How-to: Develop A Successful Strategy for Sales Performance
By Alex Bartholomaus
Many business leaders complicate the process of implementing sales initiatives by confusing strategy with tactics and putting the success of the efforts at risk before they have a chance to get off the ground.
I attribute the confusion between strategy and tactics to leadership perspective issues. It is not that most C-Suite execs can’t understand the nuances of strategy; they are merely looking at the process through the wrong lens.
There is not a great secret to a strategy that eludes the best and brightest business minds. It is lost in the overwhelming level of detail usually included in strategic plans: Strategy is what the initiative should achieve, and tactics are how you will achieve it.
Say your company is looking to implement an initiative to increase win rates by 25% and expects to do so by implementing a structured sales process.
In this case, it is clear cut:
- Strategy addresses the “what.”
- Increase win rates by 25%.
- Tactics address the “how.”
- Tactic: implement a formal sales process.
A blueprint for change: Flexibility and scope
One red flag that can help executive leadership diagnose a strategic planning problem is a different strategy at the end of an initiative that bears little resemblance to the initial plan.
This most often occurs because strategy traditionally manifests itself as a specific, organized plan that must be followed to a “T” to yield the best results. Similarly, the traditional blueprint for strategy does not consider a change or assume a re-calibration.
This only leads to disappointment and frustration, as strategies will never stay constant throughout an initiative because the only truly constant variable is changed. And so it is through the lenses of flexibility and scope, that leaders need to view strategy.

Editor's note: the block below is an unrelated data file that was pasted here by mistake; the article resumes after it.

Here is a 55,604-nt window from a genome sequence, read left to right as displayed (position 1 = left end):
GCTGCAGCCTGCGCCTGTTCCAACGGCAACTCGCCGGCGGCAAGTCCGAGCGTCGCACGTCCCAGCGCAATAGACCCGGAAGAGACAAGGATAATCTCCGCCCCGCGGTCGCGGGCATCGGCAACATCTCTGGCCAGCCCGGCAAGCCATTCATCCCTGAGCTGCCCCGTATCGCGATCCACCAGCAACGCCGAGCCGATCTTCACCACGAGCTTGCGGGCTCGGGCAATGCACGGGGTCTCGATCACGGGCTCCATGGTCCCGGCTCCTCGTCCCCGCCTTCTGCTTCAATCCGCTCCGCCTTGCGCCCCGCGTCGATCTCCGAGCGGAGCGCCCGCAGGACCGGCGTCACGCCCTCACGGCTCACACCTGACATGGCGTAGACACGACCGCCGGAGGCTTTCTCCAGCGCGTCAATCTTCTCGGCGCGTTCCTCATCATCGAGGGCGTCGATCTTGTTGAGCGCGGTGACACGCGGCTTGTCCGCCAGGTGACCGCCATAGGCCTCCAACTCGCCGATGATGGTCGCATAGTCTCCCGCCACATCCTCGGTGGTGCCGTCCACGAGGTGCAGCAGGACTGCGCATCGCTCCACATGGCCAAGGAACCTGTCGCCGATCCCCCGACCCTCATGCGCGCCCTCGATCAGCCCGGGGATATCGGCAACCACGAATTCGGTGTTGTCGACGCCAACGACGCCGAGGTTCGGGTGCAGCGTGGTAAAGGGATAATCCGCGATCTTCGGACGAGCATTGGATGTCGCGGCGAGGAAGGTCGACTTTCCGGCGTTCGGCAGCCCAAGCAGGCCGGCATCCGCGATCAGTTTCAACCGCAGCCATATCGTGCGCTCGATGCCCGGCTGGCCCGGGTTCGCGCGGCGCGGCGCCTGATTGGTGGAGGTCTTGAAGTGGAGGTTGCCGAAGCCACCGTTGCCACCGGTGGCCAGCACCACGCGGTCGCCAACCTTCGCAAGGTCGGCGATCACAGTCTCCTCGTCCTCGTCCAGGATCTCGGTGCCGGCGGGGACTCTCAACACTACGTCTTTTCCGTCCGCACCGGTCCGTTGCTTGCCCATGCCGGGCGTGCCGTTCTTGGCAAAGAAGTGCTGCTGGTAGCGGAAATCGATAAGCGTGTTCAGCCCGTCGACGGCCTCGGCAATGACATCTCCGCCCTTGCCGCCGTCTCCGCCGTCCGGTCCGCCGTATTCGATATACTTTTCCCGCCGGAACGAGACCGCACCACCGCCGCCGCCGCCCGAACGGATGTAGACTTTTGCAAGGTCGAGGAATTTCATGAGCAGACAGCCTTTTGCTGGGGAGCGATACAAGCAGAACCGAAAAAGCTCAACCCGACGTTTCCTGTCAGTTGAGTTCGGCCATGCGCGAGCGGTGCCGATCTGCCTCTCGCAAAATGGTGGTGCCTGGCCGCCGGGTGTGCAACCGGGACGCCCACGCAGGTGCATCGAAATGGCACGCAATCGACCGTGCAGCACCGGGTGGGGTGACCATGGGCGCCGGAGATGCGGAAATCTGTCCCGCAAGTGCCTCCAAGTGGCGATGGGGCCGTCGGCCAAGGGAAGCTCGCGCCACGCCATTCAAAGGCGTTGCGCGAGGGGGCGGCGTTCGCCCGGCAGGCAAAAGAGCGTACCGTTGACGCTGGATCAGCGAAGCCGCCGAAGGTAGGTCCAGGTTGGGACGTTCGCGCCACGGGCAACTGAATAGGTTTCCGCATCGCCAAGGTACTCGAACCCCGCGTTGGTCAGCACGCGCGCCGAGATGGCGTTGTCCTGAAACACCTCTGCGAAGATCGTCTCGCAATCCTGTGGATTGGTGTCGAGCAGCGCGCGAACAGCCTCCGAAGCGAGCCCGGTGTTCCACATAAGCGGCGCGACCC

Flexibility: Any strategy should expect and account for deviation.
That’s correct. Part of a successful strategy is to alter the strategy throughout its implementation. It’s inevitable that strategic plans—and as a result, the tactics associated with them—devised at the beginning of an initiative will shift due to internal or external forces.
The key to a successful strategy is being able to step back at the end of each quarter and evaluate what you have learned, and what may be coming based on market conditions and internal changes. This allows the strategic plan to stay relevant throughout the year.
For example, if the initiative calls for Mike to meet with 25% more prospects each month, there needs to be the flexibility to account for exceeding personal quotas, staffing changes, market environment shifts, or macroeconomic movement.
Scope: Even the best laid plans of mice and men often go awry.
A successful strategy will be specific to stakeholders but not individuals. Getting too granular with a strategy only ensures larger-scale change, and the more change to account for, the more complicated the road to success becomes.
Many leaders get lost in the weeds with strategy because it’s often too specific. If strategy is viewed as the blueprint, it is flawed because a blueprint is a highly prescriptive and specific document. The strategy will never be so neat and clean.
There needs to be a cadence of reassessment to allow for strategic shifts that will bring the initiative closer to the organization’s objectives. If you can commit to a minimum of quarterly refreshes to rethink your tactics, you will provide a means of achieving the end that you desire—and in business terms, that means growth.
Value in strategy
I am not making the case that yearly strategic planning is not valuable—no matter how far askew, the final strategy becomes as a result of internal or external changes. There may be some who do not see the need to continue such labor-intensive activities, but strategic planning has benefits well beyond predicting a profit outcome.
Yes, the strategic process can be cumbersome. Yes, it can seem like something that you do simply because that is the way it has always been done and yields little long-term value.
But no, strategic planning should not be scrapped. In fact, with a solid strategy in place, an initiative has a much better chance of succeeding. More importantly, a solid strategy ensures initiatives can withstand the inevitable changes in the market, and within your organization.
But if you do not have a flexible strategy, what you do in terms of tactics will be rather inconsequential. Your organization can enjoy sustained success by having a flexible strategy combined with solid tactics, even when market conditions do not favor success.